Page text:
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  1.  8
    A Case for Conservatism.John Kekes - 2018 - Cornell University Press.
    In his recent book Against Liberalism, philosopher John Kekes argued that liberalism as a political system is doomed to failure by its internal inconsistencies. In this companion volume, he makes a compelling case for conservatism as the best alternative. His is the first systematic description and defense of the basic assumptions underlying conservative thought. Conservatism, Kekes maintains, is concerned with the political arrangements that enable members of a society to live good lives. These political arrangements are based on skepticism about (...)
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  2.  4
    Moral Wisdom and Good Lives.John Kekes - 2018 - Cornell University Press.
    In this profound and yet accessible book, John Kekes discusses moral wisdom: a virtue essential to living a morally good and personally satisfying life. He advances a broad, nontechnical argument that considers the adversities inherent in the human condition and assists in the achievement of good lives. The possession of moral wisdom, Kekes asserts, is a matter of degree: more of it makes lives better, less makes them worse. Exactly what is moral wisdom, however, and how should it be sought? (...)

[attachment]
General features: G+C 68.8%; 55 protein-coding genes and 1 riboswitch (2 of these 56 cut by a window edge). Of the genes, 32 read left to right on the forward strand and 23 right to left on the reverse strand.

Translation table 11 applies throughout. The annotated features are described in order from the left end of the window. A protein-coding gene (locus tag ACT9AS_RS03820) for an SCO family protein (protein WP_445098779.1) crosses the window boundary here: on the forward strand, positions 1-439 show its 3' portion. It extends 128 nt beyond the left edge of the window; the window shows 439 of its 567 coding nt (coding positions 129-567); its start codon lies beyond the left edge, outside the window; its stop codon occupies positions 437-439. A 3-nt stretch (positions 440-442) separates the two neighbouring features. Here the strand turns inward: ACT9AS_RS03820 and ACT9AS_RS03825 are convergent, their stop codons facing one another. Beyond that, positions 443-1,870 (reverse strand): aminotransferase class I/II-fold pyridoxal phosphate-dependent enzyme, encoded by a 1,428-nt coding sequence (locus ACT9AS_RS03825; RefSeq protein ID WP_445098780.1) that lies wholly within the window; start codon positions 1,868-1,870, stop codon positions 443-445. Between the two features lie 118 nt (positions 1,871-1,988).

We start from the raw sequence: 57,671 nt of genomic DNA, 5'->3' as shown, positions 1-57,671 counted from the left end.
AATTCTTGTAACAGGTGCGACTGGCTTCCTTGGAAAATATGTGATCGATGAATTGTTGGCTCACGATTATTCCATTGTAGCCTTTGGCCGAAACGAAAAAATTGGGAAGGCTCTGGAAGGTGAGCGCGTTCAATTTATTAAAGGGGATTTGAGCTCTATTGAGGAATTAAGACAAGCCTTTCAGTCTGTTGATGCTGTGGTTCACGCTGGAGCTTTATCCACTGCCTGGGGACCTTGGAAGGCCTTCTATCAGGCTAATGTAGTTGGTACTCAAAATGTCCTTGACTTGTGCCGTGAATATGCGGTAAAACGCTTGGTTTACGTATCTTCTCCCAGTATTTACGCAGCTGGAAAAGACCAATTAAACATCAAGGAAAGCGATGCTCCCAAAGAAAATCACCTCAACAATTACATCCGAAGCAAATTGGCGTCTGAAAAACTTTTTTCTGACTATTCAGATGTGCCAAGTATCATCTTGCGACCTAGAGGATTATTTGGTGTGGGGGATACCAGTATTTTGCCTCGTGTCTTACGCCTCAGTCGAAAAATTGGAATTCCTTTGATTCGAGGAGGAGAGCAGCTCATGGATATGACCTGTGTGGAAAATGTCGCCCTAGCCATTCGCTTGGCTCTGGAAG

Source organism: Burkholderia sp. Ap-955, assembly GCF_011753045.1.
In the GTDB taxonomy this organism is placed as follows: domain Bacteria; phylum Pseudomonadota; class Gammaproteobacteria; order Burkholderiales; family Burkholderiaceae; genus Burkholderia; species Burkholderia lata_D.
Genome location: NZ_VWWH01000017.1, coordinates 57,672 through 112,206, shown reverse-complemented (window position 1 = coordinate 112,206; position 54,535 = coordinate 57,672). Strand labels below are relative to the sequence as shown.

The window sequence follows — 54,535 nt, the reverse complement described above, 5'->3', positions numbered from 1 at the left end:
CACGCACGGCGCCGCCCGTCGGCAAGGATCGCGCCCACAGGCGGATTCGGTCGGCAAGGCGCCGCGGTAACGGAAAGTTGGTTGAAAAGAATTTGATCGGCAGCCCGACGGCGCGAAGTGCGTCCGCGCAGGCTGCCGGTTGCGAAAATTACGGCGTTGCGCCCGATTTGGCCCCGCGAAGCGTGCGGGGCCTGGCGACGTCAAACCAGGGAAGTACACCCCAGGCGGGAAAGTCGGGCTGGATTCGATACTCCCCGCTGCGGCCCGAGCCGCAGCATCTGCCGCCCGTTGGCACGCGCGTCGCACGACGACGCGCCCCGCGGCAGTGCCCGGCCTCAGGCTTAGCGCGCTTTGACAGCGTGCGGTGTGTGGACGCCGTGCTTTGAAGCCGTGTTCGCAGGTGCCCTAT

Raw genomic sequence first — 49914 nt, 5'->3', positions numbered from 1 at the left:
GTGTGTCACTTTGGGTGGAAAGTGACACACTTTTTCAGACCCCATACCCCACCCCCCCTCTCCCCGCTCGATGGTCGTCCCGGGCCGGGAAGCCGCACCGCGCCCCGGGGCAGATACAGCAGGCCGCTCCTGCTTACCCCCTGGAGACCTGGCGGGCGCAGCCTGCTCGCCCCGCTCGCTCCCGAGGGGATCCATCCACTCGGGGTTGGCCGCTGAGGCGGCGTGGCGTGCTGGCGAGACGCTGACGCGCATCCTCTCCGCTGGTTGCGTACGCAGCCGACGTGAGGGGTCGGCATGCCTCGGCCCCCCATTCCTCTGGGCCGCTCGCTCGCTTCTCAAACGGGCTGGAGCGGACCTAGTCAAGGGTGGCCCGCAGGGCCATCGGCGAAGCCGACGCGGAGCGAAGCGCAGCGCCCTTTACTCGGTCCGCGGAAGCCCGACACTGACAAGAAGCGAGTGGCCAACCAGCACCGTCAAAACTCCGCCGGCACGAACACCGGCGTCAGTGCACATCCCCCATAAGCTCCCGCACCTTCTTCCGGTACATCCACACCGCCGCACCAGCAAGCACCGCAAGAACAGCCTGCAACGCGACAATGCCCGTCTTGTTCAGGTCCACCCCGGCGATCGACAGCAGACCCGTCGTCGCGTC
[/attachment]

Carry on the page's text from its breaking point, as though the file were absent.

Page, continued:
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  3.  40
    The Morality of Pluralism.John KEKES - 1993 - Princeton University Press.
    Controversies about abortion, the environment, pornography, AIDS, and similar issues naturally lead to the question of whether there are any values that can be ultimately justified, or whether values are simply conventional. John Kekes argues that the present moral and political uncertainties are due to a deep change in our society from a dogmatic to a pluralistic view of values. Dogmatism is committed to there being only one justifiable system of values. Pluralism recognizes many such systems, and yet it avoids (...)
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  4.  8
    Against Liberalism.John Kekes - 2018 - Cornell University Press.